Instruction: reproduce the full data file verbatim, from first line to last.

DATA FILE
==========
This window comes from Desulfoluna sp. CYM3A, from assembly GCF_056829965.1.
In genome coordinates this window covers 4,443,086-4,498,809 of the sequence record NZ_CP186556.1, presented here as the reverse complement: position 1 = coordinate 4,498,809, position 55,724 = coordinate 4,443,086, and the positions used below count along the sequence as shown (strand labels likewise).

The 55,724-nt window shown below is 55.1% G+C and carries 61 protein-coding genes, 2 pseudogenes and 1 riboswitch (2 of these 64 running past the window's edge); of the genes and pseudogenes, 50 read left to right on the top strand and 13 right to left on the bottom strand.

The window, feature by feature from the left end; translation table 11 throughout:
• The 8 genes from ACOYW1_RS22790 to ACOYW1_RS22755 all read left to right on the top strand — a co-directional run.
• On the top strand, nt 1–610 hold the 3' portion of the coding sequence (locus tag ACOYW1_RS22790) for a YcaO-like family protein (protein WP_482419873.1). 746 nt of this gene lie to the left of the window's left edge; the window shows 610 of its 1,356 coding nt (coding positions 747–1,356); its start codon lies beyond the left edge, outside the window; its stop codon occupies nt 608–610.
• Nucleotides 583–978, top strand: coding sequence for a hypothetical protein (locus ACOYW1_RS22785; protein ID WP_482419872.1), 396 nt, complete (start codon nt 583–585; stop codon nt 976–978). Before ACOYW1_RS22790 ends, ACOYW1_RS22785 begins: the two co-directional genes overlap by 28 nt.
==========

This window comes from Desulfoluna sp. CYM3A, from assembly GCF_056829965.1.
In genome coordinates this window covers 4,443,086-4,498,809 of the sequence record NZ_CP186556.1, presented here as the reverse complement: position 1 = coordinate 4,498,809, position 55,724 = coordinate 4,443,086, and the positions used below count along the sequence as shown (strand labels likewise).

The 55,724-nt window shown below is 55.1% G+C and carries 61 protein-coding genes, 2 pseudogenes and 1 riboswitch (2 of these 64 running past the window's edge); of the genes and pseudogenes, 50 read left to right on the top strand and 13 right to left on the bottom strand.

The window, feature by feature from the left end; translation table 11 throughout:
• The 8 genes from ACOYW1_RS22790 to ACOYW1_RS22755 all read left to right on the top strand — a co-directional run.
• On the top strand, nt 1–610 hold the 3' portion of the coding sequence (locus tag ACOYW1_RS22790) for a YcaO-like family protein (protein WP_482419873.1). 746 nt of this gene lie to the left of the window's left edge; the window shows 610 of its 1,356 coding nt (coding positions 747–1,356); its start codon lies beyond the left edge, outside the window; its stop codon occupies nt 608–610.
• Nucleotides 583–978, top strand: coding sequence for a hypothetical protein (locus ACOYW1_RS22785; protein ID WP_482419872.1), 396 nt, complete (start codon nt 583–585; stop codon nt 976–978). Before ACOYW1_RS22790 ends, ACOYW1_RS22785 begins: the two co-directional genes overlap by 28 nt.